I don't often criticize recruiting services or analysts -- everybody has his own way of trying to do the best job he can, I rationalize, and some do it better than others -- but I wish someone could explain to me how everybody came up with such varying evaluations of the Chicago area's top three players this year.
We're talking about tight end C.J. Fiedorowicz of Johnsburg, wide receiver Kyle Prater of Proviso West and offensive lineman Christian Lombard of Fremd.
Fiedorowicz, who is committed to Illinois but has indicated his intention to visit Iowa and Wisconsin, is rated as the No. 13 player in the nation (and the best tight end of all) by Tom Lemming. But he is rated No. 65 by Scout, No. 85 by ESPN and No. 111 by Rivals.
Prater, who is committed to USC but likely will change his mind and opt for Illinois or Oklahoma, is rated as the No. 2 player in the nation by Rivals but No. 13 by Scout, No. 35 by Lemming and No. 43 by ESPN.
Lombard, who has indicated that his January commitment to Notre Dame is rock solid and doesn't plan to make any further visits, is rated No. 30 by Lemming and No. 59 by Scout. He isn't even rated in ESPN's top 150 (he is the No. 21 offensive lineman in the nation on ESPN's list) and isn't included in Rivals' top 250.
"I can only explain my ratings," Lemming said. "I have seen them all play in person and on film. I can't explain the other services. I don't know who they are. To me, everything is arbitrary but I think my ratings are solid.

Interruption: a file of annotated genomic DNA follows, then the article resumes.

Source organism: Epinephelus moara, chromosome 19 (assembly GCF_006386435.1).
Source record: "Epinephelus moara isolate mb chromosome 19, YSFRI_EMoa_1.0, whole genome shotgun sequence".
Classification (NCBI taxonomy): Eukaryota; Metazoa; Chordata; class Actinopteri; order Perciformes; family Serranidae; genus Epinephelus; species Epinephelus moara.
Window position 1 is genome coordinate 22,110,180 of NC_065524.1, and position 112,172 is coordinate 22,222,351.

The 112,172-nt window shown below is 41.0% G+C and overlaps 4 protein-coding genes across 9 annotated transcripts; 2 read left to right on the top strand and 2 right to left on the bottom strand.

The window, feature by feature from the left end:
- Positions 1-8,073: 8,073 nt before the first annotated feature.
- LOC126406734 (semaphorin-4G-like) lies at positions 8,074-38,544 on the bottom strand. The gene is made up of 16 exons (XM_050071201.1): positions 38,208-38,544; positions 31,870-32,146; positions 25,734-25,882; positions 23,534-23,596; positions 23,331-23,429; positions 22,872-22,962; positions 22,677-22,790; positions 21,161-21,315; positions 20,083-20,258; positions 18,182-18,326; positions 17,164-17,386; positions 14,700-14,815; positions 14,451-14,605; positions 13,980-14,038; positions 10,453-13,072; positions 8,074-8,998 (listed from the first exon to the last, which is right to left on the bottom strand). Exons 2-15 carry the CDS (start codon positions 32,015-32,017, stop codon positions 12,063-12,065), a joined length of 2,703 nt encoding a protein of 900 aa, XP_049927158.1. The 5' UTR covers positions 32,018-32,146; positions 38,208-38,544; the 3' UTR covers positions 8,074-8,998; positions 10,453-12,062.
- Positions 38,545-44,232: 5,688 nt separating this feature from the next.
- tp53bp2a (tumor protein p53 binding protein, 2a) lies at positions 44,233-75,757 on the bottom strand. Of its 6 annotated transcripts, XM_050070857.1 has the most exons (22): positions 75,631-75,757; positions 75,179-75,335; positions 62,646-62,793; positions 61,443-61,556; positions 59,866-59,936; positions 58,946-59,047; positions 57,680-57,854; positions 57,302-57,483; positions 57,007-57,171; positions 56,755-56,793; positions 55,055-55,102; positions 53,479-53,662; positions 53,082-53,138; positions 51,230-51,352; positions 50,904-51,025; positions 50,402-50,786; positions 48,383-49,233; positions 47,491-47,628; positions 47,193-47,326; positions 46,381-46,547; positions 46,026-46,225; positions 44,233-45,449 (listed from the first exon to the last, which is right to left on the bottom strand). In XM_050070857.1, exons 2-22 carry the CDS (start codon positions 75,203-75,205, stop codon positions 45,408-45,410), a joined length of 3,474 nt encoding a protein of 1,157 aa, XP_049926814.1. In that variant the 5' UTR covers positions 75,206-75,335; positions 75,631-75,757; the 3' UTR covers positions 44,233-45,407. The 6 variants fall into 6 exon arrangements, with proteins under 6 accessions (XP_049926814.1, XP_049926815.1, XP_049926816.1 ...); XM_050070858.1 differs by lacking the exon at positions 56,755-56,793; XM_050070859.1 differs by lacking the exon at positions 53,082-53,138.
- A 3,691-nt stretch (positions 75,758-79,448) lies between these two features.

"Have the other services seen them in person and on film? Who is doing the evaluating? Who saw them? The other services live on being anonymous. Who has these these kids play? If there is a wide disparity in the ratings, it means different people are seeing different things."
It also means other factors are influencing the evaluations. Like politics, for example. There is a battle between the Lemming/Rivals U.S. Army All-American Bowl and the ESPN all-star game, which hasn't selected a Chicago area player in two years. Some evaluators never have seen them play. And some players are overlooked because they didn't attend camps that are sponsored by some services.
Rivals recently honored Fiedorowicz for his acceptance to the U.S. Army game. But he still hasn't cracked Rivals' top 100 and is rated as the fifth best tight end on its list. Lemming singled out Fiedorowicz as the nation's premier tight end after the 2008 season. Without Lemming's endorsement, the 6-7, 245-pounder wouldn't have been invited to the game.
How about Lombard? He accumulated 30 scholarship offers before he committed to Notre Dame in January, more than twice as many as Prater or anyone else. How many offers would he have received if he had waited to commit after the 2009 season? Lemming claims the 6-6, 295-pounder is playing better than any other offensive lineman in the Midwest, better than anyone else in the state is playing his position. Other services haven't mentioned his name since January.
Most people seem to agree on Prater. Lemming believes he is the second-best wide receiver in the nation, behind Darius White of Fort Worth, Texas.
One other thing about Rivals' calculations: In its most recent update of the top 250 players in the nation, published this week, Rivals rates quarterback Taylor Graham of Wheaton North as the No. 228 player in the nation. But the Ohio State-bound Graham was injured early in the season and no longer is playing. Several quarterbacks in the Chicago area have had better seasons, including Lake Forest's Tommy Rees, Prospect's Miles Osei, Hinsdale Central's John Whitelaw and Downers Grove South's Chandler Whitmer.
So the question is: Do you rate a player based on his scholarship offers or by his senior production or his body of work or his size, speed and potential? Or which all-star game he will participate in, whose shoes he is wearing or which summer camp he attended?